Jefferson Davis and his critics




Arnold, Marcus Llewellyn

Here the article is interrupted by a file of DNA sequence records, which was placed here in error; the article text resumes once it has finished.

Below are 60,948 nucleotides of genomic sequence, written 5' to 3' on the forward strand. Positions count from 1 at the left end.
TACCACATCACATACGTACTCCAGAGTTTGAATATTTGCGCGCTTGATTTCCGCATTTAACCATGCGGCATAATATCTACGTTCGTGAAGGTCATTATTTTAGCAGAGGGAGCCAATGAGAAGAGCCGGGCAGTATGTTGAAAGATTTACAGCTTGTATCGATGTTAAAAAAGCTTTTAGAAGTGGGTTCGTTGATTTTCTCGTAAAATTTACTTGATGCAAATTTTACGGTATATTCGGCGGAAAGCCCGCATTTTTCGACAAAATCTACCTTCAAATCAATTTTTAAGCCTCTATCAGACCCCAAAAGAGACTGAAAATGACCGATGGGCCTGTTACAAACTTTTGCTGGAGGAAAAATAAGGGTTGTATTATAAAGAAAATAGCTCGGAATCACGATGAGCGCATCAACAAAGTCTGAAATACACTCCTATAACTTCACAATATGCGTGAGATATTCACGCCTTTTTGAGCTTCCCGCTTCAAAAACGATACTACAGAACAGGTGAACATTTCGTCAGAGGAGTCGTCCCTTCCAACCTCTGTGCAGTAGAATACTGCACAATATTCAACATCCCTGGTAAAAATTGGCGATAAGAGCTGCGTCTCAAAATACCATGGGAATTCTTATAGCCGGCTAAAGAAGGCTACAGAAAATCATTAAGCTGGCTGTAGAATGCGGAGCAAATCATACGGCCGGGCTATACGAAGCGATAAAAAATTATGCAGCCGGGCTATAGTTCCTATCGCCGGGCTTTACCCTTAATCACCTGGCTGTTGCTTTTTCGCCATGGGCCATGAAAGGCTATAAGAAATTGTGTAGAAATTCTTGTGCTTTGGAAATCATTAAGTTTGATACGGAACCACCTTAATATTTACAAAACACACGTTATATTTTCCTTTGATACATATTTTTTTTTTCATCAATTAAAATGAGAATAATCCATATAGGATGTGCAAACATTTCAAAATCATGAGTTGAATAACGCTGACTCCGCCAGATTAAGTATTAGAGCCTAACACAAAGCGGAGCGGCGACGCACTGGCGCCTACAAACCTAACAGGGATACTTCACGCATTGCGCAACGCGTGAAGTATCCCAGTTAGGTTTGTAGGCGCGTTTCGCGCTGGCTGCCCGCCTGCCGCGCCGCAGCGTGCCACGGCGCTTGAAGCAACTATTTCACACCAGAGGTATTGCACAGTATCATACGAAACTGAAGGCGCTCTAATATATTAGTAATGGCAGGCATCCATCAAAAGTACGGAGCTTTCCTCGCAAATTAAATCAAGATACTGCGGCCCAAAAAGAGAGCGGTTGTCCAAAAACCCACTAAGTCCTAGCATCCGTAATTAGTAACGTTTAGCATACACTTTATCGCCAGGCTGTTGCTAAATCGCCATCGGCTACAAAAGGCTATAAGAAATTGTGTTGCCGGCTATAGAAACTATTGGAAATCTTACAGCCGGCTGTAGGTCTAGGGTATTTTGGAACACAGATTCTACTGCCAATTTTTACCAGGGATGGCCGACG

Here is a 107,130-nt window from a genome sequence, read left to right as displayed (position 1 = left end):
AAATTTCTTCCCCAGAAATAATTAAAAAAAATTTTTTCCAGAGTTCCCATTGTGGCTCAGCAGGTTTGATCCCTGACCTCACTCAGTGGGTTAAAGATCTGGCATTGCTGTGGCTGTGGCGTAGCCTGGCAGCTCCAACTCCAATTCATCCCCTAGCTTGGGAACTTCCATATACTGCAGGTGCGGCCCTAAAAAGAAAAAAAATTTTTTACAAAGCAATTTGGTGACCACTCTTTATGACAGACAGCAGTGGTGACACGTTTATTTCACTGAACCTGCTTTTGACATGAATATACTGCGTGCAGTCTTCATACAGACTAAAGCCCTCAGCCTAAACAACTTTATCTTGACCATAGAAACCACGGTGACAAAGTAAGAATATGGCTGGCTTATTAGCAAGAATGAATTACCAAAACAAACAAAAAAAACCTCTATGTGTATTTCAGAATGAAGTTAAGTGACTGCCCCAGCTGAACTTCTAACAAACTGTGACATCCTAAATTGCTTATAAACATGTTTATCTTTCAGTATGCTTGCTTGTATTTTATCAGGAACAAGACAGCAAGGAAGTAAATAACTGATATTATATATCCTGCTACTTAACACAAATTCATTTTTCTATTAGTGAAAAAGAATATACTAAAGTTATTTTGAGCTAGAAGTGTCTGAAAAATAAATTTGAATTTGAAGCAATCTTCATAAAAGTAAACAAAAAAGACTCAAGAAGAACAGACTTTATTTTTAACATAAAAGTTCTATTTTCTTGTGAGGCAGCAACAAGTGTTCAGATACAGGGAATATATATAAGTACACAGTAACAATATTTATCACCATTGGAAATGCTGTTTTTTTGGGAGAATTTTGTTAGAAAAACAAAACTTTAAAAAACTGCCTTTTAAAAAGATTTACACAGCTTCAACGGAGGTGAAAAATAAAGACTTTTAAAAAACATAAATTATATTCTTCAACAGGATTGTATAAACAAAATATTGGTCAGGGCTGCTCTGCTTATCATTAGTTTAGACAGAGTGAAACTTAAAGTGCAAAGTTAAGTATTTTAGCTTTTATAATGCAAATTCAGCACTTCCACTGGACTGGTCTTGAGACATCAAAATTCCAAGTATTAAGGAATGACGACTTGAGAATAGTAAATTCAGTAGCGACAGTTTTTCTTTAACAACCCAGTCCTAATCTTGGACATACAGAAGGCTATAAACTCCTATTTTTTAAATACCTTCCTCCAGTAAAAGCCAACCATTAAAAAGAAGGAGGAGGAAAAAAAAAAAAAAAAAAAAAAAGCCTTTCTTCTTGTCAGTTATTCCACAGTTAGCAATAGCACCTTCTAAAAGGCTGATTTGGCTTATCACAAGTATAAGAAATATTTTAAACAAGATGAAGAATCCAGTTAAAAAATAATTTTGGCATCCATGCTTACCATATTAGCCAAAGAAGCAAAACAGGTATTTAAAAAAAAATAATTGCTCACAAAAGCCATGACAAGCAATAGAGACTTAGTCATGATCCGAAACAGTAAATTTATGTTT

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So in considering the relationship of Jefferson Davis to the American Civil War and to the legislative department of the Confederacy it may be worthwhile to give some account of the influences that seemed to help in making him what he was. [...] This is no attempt to give an elaborate analysis of the character of Jefferson Davis; yet most men believe that we are the product of the two factors of heredity and environment--factors from which we cannot wholly escape; and Mr. N. W. Stephenson has attempted to build up an elaborate theory of Jefferson Davis on the philosophy involved in these two factors. With some of his conclusions I agree, but others seem to be over-refined and strained. For instance, his rather elaborate contrast between the attitude of the leaders in South Carolina and Mississippi tends to break down in view of the fact that there were leaders of varying attitudes in both states. So this paper shall only attempt to explain the more notable traits of character and ideas of government and society as set forth in Davis' own words